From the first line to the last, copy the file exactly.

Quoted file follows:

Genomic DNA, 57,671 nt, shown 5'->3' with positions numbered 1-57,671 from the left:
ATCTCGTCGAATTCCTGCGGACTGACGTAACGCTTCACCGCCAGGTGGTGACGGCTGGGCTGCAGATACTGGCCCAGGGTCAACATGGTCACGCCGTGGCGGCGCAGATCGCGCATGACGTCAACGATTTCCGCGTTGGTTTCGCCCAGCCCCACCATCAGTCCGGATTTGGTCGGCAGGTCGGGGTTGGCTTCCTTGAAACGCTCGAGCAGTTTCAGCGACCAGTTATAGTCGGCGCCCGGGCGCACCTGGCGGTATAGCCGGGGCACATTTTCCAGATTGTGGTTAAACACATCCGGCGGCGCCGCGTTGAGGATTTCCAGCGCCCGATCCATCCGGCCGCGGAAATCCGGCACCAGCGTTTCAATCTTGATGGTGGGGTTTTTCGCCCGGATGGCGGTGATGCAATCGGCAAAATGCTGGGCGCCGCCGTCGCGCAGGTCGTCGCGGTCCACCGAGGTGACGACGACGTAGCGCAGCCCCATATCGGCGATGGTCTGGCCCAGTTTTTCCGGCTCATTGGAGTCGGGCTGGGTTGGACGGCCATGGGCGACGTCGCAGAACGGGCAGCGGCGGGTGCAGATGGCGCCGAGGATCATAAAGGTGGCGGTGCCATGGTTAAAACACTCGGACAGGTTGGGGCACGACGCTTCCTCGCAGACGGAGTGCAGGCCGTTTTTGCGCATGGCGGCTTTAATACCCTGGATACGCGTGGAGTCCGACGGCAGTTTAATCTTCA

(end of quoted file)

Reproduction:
Genomic DNA, 57,671 nt, shown 5'->3' with positions numbered 1-57,671 from the left:
ATCTCGTCGAATTCCTGCGGACTGACGTAACGCTTCACCGCCAGGTGGTGACGGCTGGGCTGCAGATACTGGCCCAGGGTCAACATGGTCACGCCGTGGCGGCGCAGATCGCGCATGACGTCAACGATTTCCGCGTTGGTTTCGCCCAGCCCCACCATCAGTCCGGATTTGGTCGGCAGGTCGGGGTTGGCTTCCTTGAAACGCTCGAGCAGTTTCAGCGACCAGTTATAGTCGGCGCCCGGGCGCACCTGGCGGTATAGCCGGGGCACATTTTCCAGATTGTGGTTAAACACATCCGGCGGCGCCGCGTTGAGGATTTCCAGCGCCCGATCCATCCGGCCGCGGAAATCCGGCACCAGCGTTTCAATCTTGATGGTGGGGTTTTTCGCCCGGATGGCGGTGATGCAATCGGCAAAATGCTGGGCGCCGCCGTCGCGCAGGTCGTCGCGGTCCACCGAGGTGACGACGACGTAGCGCAGCCCCATATCGGCGATGGTCTGGCCCAGTTTTTCCGGCTCATTGGAGTCGGGCTGGGTTGGACGGCCATGGGCGACGTCGCAGAACGGGCAGCGGCGGGTGCAGATGGCGCCGAGGATCATAAAGGTGGCGGTGCCATGGTTAAAACACTCGGACAGGTTGGGGCACGACGCTTCCTCGCAGACGGAGTGCAGGCCGTTTTTGCGCATGGCGGCTTTAATACCCTGGATACGCGTGGAGTCCGACGGCAGTTTAATCTTCA